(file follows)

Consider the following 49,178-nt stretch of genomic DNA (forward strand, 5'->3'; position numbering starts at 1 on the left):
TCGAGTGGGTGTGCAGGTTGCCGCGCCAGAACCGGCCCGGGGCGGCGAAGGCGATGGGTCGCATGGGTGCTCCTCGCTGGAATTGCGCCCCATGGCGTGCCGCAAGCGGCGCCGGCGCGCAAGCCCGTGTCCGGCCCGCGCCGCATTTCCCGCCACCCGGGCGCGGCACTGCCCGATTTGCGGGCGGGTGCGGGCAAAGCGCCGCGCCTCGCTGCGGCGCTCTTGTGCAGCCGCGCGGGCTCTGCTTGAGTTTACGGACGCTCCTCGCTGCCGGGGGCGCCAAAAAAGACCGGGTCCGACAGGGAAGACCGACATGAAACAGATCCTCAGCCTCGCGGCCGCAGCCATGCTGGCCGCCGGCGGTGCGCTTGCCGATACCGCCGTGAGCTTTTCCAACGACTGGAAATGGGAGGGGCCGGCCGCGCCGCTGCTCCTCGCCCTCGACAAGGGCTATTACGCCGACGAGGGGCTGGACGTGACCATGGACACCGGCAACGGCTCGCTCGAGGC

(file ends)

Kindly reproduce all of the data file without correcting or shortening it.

Consider the following 49,178-nt stretch of genomic DNA (forward strand, 5'->3'; position numbering starts at 1 on the left):
TCGAGTGGGTGTGCAGGTTGCCGCGCCAGAACCGGCCCGGGGCGGCGAAGGCGATGGGTCGCATGGGTGCTCCTCGCTGGAATTGCGCCCCATGGCGTGCCGCAAGCGGCGCCGGCGCGCAAGCCCGTGTCCGGCCCGCGCCGCATTTCCCGCCACCCGGGCGCGGCACTGCCCGATTTGCGGGCGGGTGCGGGCAAAGCGCCGCGCCTCGCTGCGGCGCTCTTGTGCAGCCGCGCGGGCTCTGCTTGAGTTTACGGACGCTCCTCGCTGCCGGGGGCGCCAAAAAAGACCGGGTCCGACAGGGAAGACCGACATGAAACAGATCCTCAGCCTCGCGGCCGCAGCCATGCTGGCCGCCGGCGGTGCGCTTGCCGATACCGCCGTGAGCTTTTCCAACGACTGGAAATGGGAGGGGCCGGCCGCGCCGCTGCTCCTCGCCCTCGACAAGGGCTATTACGCCGACGAGGGGCTGGACGTGACCATGGACACCGGCAACGGCTCGCTCGAGGC